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Magazine Spring 2021

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A Future Played without Batteries

Professor Josiah Hester is bringing attention to climate change through the power of video games. Battery-free power, that is.

Battery-free gameboy
Watch Josiah Hester demonstrate the first-ever battery-free, energy-harvesting, interactive device — a retro 8-bit Game Boy.

Josiah HesterNorthwestern Engineering’s Josiah Hester is bringing attention to climate change through the power of video games. Battery-free power, that is.

Hester has developed the first mobile video game console that operates without battery power. Called Engage, the device looks and performs just like the original 8-bit Nintendo Game Boy yet relies on sustainable energy sources.

“We wanted to show what’s possible with a more ecologically friendly model of computation,” says Hester, assistant professor of electrical and computer engineering and of computer science at the McCormick School of Engineering. “The device presents an opportunity to have a conversation about climate change and the effect our devices have on electronic waste.”

A familiar look

While replicating the original 1989 Game Boy in both form and function, Engage’s hardware and software, developed in collaboration with researchers from Delft University of Technology in the Netherlands, represent the latest advances in intermittent computing. The console is part of a new class of small, inexpensive devices that rely on natural sources of energy to provide power only when needed.

We wanted to show what’s possible with a more ecologically friendly model of computation. The device presents an opportunity to have a conversation about climate change and the effect our devices have on electronic waste. Josiah Hester Assistant Professor, Electrical and Computer Engineering and Computer Science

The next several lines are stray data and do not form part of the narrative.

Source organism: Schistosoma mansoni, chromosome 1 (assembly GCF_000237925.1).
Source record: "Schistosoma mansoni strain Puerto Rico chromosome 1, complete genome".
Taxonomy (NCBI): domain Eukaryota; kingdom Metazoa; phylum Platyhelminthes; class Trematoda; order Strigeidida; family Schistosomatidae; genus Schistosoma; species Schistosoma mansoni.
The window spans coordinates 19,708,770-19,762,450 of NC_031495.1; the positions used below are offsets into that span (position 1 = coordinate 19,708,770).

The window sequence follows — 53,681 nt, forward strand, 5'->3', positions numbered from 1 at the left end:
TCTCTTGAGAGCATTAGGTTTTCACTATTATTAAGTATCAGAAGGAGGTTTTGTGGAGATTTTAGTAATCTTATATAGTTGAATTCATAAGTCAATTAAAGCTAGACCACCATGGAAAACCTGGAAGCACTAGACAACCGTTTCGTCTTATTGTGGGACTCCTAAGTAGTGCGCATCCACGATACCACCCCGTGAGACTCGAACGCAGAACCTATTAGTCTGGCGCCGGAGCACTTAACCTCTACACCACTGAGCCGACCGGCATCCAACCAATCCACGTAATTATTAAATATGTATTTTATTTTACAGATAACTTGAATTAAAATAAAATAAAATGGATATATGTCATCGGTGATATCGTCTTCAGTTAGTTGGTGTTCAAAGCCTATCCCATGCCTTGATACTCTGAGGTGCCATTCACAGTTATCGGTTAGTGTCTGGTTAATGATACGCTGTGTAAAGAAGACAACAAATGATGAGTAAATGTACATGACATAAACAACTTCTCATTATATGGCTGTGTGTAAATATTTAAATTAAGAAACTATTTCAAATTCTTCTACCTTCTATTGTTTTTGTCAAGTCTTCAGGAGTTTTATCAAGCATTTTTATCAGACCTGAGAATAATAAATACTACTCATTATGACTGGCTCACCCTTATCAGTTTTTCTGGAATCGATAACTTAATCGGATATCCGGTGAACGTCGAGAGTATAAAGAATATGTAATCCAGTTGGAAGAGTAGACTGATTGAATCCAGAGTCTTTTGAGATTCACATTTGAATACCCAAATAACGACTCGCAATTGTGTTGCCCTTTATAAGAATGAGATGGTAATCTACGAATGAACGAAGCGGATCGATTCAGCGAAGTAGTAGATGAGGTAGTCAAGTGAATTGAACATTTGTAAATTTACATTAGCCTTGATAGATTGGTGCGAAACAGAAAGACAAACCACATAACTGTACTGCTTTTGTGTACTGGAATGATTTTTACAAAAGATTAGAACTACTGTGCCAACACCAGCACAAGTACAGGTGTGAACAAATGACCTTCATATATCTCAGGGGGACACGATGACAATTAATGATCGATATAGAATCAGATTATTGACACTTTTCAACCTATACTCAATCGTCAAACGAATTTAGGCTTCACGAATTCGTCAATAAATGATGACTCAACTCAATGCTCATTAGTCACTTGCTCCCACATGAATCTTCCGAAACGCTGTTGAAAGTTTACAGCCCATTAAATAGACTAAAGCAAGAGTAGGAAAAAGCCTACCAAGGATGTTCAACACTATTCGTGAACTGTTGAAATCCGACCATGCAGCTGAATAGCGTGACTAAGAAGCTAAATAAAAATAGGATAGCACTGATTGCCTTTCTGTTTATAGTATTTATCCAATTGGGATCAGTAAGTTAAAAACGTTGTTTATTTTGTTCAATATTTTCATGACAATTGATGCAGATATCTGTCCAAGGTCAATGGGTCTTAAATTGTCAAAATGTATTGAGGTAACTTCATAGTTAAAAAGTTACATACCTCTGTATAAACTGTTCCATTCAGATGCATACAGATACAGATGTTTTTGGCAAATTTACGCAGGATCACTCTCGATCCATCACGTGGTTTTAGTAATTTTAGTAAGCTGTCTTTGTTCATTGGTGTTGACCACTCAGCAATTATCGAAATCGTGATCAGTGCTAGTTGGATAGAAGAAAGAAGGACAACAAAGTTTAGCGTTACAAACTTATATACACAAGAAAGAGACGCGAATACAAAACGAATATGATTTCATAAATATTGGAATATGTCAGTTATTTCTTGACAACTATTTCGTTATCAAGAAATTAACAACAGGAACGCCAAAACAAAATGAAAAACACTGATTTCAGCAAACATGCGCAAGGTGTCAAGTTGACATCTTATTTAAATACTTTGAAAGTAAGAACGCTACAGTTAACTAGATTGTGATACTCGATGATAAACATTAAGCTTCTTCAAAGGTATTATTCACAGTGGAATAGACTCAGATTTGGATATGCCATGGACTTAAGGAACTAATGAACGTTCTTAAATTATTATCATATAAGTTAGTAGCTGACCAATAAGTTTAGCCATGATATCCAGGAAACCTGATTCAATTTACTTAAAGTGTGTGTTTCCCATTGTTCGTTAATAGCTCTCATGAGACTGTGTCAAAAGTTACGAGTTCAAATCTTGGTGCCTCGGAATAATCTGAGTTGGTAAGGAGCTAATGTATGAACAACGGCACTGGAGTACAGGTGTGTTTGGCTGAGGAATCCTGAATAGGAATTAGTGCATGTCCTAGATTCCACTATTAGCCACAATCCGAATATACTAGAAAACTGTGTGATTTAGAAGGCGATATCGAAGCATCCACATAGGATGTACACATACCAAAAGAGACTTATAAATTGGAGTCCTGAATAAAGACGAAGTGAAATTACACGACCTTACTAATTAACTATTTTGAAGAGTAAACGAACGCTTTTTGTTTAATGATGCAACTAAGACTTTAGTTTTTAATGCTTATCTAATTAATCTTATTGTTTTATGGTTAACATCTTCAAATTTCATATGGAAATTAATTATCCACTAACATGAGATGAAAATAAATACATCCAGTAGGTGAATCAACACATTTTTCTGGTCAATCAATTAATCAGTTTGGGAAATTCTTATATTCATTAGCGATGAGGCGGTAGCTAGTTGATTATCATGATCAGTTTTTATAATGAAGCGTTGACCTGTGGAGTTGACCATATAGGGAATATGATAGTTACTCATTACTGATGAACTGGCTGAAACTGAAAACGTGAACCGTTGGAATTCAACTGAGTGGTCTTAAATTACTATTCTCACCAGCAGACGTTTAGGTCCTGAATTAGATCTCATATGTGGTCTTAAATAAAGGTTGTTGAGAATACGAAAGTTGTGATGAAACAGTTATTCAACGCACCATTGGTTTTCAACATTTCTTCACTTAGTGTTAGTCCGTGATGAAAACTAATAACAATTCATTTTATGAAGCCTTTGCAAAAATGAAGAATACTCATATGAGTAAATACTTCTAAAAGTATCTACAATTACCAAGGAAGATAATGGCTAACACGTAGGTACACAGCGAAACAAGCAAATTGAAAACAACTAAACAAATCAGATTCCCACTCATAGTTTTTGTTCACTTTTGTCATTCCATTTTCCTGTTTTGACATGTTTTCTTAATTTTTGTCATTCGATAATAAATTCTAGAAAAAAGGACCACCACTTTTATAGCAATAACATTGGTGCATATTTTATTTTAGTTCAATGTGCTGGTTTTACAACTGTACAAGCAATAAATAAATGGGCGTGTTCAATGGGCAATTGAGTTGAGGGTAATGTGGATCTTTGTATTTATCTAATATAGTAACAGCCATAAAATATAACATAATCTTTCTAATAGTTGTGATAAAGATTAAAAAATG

Small solar panels affixed to the console’s front shell power gameplay, while button pressing harvests additional energy. Because the device is intermittently powered, power failures are common. To address this, Engage’s non-volatile memory lets users return to the exact moment in the game where they left off after power returns.

The hand-held system has nostalgic appeal—the device can play any game from Space Invaders to Tetris to Super Mario Land using an original Game Boy cartridge—while serving as a valuable proof of concept for sustainable computing.

“Batteries are expensive, bulky, and degrade over time,” Hester says. “We can harvest the energy we need when we need it. We don’t have to store it in little chemical factories.”


Small solar panels affixed to this battery-free 3D-printed Game Boy power the device, and pressing the red buttons harvests additional energy.


A battery-free, programmable future

A Native Hawaiian, Hester finds motivation for his research approach in his ancestors’ connection to ecology and sustainability. In developing his computational devices using intermittent power, he hopes to create technology that lasts lifetimes. He says Engage represents an inflection point in that work of developing sustainable computational devices that show promise to positively impact the planet.

“Climate change is such an important and pressing problem,” he says. “We need to think outside the box, get a little radical on the technical side, to come up with solutions that at least mitigate its effects, if not reverse them.”

Hester’s Ka Moamoa Lab has developed a suite of battery-free technology that includes National Science Foundation-funded projects like sensors for smart face masks and PPE and soil-powered sensors that will monitor future ecologically minded smart cities.

Long-term, his lab aims to make all of his devices not only battery-free, but also programmable.

“There will soon be a trillion devices in the world, and we are connected to thousands of them every day. To have them function properly, we need to be able to control them and define what we want them to do,” Hester says.

“We’re showing it’s possible. Democratizing access to smart devices in a sustainable way is really where this is going.”